The Right Way to Count Cash. (There is a Wrong Way)

 In Tuesday’s Tips

If you’ve set up shop somewhere, you’re likely to have at least a cash till and a method of accepting credit cards.  Great!  Take money any way you can get it, right?  But it’s also important to have a system in place to be able to reconcile what you should have with what you actually have, and how it clears the bank.

First thing’s first – whether it’s a fancy POS system, or a hand-written notebook page at a farmer’s market, you should have some method of tracking your sales as you go.  Without this, you’re relying on the assumption that whatever you deposited was what you sold.  And you know what they say about assuming…

So let’s start with a perfect scenario:  You’ve tracked your sales, and the report says you sold $500 today.  Now you want to make sure that’s what you count in your drawer.

Make a list totaling up each method of payment.  Here’s an example of this $500 day in QB:

Square:               $150

Cash/Checks:     $350

Total Deposit:    $500

Record each deposit separately.  Remember, cash and credit cards don’t clear the bank on the same day, so entering one $500 deposit would not work.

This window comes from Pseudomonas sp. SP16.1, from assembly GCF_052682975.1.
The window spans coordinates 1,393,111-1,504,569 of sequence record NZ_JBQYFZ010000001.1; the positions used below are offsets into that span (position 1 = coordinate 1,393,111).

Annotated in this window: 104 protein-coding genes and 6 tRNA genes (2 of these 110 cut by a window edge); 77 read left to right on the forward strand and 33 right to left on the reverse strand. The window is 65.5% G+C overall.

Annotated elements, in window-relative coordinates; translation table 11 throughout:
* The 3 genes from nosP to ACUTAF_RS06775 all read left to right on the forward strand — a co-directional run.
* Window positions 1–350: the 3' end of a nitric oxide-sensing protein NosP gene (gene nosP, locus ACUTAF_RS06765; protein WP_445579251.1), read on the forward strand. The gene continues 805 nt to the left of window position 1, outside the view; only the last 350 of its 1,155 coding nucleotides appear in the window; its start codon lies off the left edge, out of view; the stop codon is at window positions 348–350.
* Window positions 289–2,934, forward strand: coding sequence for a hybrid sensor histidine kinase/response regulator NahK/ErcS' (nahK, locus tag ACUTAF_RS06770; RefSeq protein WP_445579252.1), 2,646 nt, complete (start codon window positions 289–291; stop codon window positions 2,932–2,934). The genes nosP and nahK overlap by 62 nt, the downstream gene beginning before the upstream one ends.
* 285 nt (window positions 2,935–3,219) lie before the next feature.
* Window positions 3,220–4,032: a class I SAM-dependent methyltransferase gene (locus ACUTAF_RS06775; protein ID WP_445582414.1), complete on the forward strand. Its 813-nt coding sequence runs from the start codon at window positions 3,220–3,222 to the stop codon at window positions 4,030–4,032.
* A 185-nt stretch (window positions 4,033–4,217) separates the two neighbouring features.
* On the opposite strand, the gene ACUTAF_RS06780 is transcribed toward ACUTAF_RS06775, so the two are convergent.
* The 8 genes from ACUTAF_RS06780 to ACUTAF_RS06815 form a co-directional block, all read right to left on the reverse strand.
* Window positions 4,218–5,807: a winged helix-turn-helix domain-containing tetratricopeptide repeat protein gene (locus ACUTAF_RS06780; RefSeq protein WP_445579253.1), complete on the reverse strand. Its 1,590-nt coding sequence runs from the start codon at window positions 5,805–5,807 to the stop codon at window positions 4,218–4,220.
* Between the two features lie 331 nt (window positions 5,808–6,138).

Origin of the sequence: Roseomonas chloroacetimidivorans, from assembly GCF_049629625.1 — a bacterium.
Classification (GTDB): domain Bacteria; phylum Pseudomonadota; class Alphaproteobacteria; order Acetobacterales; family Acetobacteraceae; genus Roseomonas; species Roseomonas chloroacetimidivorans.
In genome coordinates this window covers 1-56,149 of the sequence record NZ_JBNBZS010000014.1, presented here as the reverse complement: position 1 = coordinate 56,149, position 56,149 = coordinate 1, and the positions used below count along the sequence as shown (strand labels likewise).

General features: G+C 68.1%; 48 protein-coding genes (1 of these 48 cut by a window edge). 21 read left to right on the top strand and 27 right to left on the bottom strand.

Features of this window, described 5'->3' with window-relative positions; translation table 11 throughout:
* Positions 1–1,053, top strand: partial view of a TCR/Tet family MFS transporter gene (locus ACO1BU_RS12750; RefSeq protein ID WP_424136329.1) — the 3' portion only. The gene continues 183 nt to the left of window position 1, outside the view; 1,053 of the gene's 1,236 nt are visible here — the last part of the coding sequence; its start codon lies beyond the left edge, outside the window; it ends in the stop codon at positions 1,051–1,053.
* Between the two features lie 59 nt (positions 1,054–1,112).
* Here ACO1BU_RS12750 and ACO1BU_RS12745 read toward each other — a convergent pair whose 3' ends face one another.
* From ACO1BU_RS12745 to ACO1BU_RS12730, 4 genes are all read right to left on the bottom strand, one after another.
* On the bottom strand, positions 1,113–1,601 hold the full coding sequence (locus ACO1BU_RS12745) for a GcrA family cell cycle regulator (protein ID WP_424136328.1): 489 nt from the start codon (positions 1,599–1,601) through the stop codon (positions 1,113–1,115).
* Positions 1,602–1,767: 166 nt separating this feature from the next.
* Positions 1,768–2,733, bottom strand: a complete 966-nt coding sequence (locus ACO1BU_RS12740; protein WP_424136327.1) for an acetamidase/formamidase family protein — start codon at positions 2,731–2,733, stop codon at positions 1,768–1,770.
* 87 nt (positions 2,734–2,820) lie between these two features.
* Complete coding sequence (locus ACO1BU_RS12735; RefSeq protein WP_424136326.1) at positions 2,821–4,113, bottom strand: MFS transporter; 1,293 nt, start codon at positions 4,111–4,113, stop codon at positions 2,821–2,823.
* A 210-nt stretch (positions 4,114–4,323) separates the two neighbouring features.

Now let’s take the same example, but instead, you only have $325 in cash.  This is because you used $25 of the cash to purchase supplies at the same market where you are selling.

Square:               $150

Cash/Checks:     $350

Supplies:            ($ 25)

Total Deposit:    $475

Notice cash/checks is still listed as $350 (and total sales is still $500).  Just because you put $25 less in the bank doesn’t mean you made $25 less sales.

This procedure is how you reconcile a cash drawer, and it should be done every time you make a deposit.  Any number of things can happen between the time you make a sale and the time you make a deposit.  Performing this reconciliation is how you capture and record everything properly.

Don’t short-change yourself – you work hard, make sure it shows!